There are a lot of reasons the 2015 version of Fantastic Four failed. But one of them might have been cutting all of the elements of the original story idea’s massive and completely bonkers battles.
Who would have thought that Roger Corman’s unreleased Fantastic Four would leave a greater impression on the pop culture landscape than the three big-budget, major studio releases? It’s arguably more successful, too.
Despite a frankly savage response to Fantasic Four last year—and even with his colleagues in the latest take on Marvel’s first family moving on to play roles in superhero franchises that aren’t currently actively on fire—Miles Teller is at least open to the idea of returning to the role of Reed Richards.
“Tone.” It’s a word we’ve heard a lot lately. From the dark tone of Batman v Superman, the adventurous tone of Captain America: Civil War and tone-related reshoots on Rogue One, everyone is talking about tone. And now tone is being blamed for much of the Fantastic Four’s failure.
Thus far, 2016 is the year of the superhero. Deadpool and Batman v. Superman both shattered the box office, proving that audiences can’t get enough of costumes and powers. But what’s the best superhero movie of all time? And what’s the worst? Here’s our ranking of all 109 superhero movies to date.
Good day to you, one and all! (But especially the one. You know who you are.) The week you guys asked if The 100 will fix its own stupid mistake, whether the Netflix shows are too dark for the Marvel Cinematic Universe, and when to tell your kid that Darth Vader is actually Luke’s father. Let’s mail it in, shall we?
Secret Wars is finally at an end, and we’ve finally gotten an answer to a question that’s plagued Marvel readers ever since the “All-New, All-Different” universe began: What the hell happened to Reed Richards and Sue Storm, half of the Fantastic Four? Turns out, Marvel’s First Family is doing some pretty crazy stuff.
Fantastic Four was a huge mess in every way. Even its marketing wasn’t exactly dynamic and exciting, its posters full of a sullen Fantastic Four glaring out at you. But oh, what might have been, if we take a look at the art of Dave Rapoza, who helped plan Fox’s original ideas for the film’s posters.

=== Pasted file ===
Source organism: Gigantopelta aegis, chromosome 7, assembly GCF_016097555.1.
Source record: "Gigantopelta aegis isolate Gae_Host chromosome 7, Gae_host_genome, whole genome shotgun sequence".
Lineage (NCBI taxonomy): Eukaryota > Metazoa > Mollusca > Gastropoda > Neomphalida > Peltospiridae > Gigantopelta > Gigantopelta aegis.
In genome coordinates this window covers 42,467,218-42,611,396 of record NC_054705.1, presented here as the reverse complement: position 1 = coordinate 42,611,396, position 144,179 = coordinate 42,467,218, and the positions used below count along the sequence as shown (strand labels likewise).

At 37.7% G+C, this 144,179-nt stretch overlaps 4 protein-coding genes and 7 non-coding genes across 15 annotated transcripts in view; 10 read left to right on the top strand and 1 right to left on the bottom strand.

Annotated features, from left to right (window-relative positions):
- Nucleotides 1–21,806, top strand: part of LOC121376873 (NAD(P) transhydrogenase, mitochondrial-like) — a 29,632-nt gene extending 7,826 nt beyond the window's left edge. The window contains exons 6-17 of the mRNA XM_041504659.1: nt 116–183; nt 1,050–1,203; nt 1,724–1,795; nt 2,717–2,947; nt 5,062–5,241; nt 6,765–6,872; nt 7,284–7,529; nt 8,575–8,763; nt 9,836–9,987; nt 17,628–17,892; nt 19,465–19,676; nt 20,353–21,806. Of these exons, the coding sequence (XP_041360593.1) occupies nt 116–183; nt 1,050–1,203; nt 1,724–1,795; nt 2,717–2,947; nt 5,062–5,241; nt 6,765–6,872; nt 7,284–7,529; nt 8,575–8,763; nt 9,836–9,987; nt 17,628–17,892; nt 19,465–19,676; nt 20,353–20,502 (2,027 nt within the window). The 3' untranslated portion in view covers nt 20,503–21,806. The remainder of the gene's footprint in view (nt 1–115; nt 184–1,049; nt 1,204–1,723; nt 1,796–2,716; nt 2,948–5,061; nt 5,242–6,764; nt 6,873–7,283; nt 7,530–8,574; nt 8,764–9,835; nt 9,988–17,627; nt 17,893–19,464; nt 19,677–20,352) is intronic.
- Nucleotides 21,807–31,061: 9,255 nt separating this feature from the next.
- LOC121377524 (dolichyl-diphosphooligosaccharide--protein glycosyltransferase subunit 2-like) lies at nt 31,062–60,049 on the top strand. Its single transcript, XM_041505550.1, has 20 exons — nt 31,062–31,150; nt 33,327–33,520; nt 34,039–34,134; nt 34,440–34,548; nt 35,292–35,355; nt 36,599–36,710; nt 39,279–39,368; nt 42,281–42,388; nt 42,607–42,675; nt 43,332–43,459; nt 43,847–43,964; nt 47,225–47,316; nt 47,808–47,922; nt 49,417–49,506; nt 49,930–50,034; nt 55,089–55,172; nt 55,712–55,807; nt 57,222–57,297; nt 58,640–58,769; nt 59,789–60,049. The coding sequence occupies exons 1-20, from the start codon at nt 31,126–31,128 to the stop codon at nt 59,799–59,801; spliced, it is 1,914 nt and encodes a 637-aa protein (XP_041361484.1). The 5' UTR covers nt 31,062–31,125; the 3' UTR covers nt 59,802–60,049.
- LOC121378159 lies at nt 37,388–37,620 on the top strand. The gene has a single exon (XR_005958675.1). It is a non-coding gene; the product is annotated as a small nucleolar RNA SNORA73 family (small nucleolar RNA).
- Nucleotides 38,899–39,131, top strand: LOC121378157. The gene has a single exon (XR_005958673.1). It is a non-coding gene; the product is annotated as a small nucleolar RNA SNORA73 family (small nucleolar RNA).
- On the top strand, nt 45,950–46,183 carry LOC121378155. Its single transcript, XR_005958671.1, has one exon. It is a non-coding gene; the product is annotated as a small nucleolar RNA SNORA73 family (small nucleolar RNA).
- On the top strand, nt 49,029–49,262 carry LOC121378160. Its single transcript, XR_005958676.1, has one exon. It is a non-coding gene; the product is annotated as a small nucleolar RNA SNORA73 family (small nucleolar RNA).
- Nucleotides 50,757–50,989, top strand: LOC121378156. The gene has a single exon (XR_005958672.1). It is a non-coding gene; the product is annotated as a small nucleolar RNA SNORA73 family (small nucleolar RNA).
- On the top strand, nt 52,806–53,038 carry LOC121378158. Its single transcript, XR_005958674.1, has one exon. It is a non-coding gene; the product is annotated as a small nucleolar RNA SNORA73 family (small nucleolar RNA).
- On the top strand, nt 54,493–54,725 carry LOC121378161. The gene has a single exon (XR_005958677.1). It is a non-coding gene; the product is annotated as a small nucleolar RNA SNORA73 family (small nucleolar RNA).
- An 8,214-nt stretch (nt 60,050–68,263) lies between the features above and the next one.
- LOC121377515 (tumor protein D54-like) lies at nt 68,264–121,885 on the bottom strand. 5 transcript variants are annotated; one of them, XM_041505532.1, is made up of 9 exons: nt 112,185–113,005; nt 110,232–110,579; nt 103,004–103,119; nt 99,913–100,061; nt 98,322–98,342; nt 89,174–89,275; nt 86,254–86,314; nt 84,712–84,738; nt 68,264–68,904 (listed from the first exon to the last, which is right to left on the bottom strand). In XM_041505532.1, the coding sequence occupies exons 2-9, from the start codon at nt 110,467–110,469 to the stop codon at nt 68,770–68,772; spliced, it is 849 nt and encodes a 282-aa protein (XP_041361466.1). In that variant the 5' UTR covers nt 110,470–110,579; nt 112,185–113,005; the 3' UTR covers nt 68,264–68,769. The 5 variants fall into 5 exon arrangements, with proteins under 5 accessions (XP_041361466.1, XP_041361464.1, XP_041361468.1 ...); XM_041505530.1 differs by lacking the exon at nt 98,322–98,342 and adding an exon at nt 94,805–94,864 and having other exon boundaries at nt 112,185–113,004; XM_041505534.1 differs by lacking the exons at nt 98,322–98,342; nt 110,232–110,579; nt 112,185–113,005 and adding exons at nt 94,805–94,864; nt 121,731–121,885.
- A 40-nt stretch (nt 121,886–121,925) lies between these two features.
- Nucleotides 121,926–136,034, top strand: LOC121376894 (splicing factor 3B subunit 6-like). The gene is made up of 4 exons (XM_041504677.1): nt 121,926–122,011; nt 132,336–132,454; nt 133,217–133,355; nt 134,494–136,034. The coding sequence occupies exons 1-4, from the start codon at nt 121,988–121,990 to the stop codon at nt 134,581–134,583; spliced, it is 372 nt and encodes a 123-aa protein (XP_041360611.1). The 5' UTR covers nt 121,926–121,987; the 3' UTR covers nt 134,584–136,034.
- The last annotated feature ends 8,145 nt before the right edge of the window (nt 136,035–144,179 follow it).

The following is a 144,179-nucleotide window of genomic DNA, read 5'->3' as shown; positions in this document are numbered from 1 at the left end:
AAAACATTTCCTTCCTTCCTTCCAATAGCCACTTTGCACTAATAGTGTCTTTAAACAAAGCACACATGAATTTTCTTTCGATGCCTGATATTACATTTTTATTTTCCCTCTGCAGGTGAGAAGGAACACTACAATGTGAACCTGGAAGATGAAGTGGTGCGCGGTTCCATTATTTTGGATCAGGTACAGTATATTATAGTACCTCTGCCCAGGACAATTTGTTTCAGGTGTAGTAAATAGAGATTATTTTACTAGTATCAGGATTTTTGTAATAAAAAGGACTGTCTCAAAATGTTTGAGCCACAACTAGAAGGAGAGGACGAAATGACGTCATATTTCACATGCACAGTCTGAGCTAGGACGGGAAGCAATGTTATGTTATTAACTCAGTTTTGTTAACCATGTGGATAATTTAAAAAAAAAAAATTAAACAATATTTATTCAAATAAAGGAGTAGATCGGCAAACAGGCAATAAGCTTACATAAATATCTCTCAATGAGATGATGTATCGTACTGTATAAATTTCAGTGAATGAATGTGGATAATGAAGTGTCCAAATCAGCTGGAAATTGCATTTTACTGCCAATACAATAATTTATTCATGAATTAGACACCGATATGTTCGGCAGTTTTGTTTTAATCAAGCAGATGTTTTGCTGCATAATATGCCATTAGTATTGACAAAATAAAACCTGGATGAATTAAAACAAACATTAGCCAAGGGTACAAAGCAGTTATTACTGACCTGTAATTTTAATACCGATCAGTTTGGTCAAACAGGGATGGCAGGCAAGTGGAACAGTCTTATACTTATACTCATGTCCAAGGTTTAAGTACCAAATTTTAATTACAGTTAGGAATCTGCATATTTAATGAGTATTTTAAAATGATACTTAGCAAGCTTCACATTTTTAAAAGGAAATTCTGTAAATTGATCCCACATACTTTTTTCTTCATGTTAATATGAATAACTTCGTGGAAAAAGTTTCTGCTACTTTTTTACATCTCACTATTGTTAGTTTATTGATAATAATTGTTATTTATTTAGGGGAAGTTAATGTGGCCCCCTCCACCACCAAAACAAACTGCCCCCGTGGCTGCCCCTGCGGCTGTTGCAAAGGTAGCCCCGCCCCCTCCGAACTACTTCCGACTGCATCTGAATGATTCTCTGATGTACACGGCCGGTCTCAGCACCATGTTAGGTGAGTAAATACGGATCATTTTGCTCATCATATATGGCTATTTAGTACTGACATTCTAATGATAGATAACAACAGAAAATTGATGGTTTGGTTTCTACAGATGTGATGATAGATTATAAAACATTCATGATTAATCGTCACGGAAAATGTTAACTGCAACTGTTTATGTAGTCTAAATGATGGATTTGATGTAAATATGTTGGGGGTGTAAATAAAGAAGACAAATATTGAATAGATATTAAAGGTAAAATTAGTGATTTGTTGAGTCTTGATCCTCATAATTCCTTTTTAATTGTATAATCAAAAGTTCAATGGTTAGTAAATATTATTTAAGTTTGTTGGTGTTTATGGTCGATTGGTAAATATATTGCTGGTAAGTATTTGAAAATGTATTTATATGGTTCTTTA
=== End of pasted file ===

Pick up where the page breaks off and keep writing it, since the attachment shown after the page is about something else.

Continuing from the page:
First, the good news: 2015 was a fantastic year at the movies. There were great original stories, sequels done right, adaptations that match their source material and more. But for every great movie, there’s a ton of bad ones too. Here’s our picks for the best and worst science fiction and fantasy films of 2015.
At least not anytime soon. The studio has rather quietly dropped the non-anticipated sequel from its production schedule, according to Box Office Mojo. The only question is why Fox ever announced it wanted to make a sequel in the first place.
Marvel’s first family are notoriously absent from their “All-New, All-Different” universe. Sue Storm and Reed Richards are gone. Johnny Storm works with the Inhumans, the Thing with the Guardians of the Galaxy. Even their former home is now owned by Spider-Man. But it turns out Peter Parker had a good reason for it.
You’re going to need a giant salt lick for this one, but it’s not totally out of line with Marvel’s history: there’s a rumor that Fox exchanged the movie rights to Fantastic Four for the two X-Men series that were announced yesterday. Update: We’re hearing from multiple credible sources that this is not true.
Fox is moving beyond their Fantastic Four disaster (No, not that one. Not that one either. Yes, that one.) and focusing on making a sequel. Why is this the hill that they’re determined to die on?
Next month, Marvel is introducing a whole new line up of comics—and a whole new universe to go with them. Don’t know your Earth-616 from your Earth-65? What the hell is with this Secret Wars thing? Will your favorite hero still have a comic? Will they even be the same person? Here’s everything you need to know going…
Greetings, my magnificent mail-minions! I’ve got a swell—dare I say it, keen group of questions in this week’s mailbags, but I want to try something. If you have a question for the postman, you can email me, but you can also leave it in the comments of this article, and I’ll try to round them up for next week’s column.
I don’t think having a flying car or a lovable robot could have saved Josh Trank’s Fantastic Four movie, but by god, they definitely couldn’t have hurt. As it turns out, both H.E.R.B.I.E. and the FantastiCar were almost included in the film, and here’s the concept art to prove it.
Among the various things that didn’t make it into the most recent attempt to bring Fantastic Four to the big screen was this castle that was supposed to be the home of Doom.
Greetings, whippers of snappers! You guys sent in a bunch of (short) questions this week so I have a bunch of (long, rambling) answers! More of those, please! Meanwhile, let’s keep dissing Fantastic Four, discuss whether Hugh Jackman is trolling fans, and stop people who want to send movie studios free money.
The Fantastic Four have been through a lot lately. Their comic got cancelled. They’ve seemingly gone their own separate ways in Marvel’s upcoming continuity reboot. Their movie really, really sucked. Like, really sucked! Anything else would be just kicking them while they’re down. So let’s get kicking!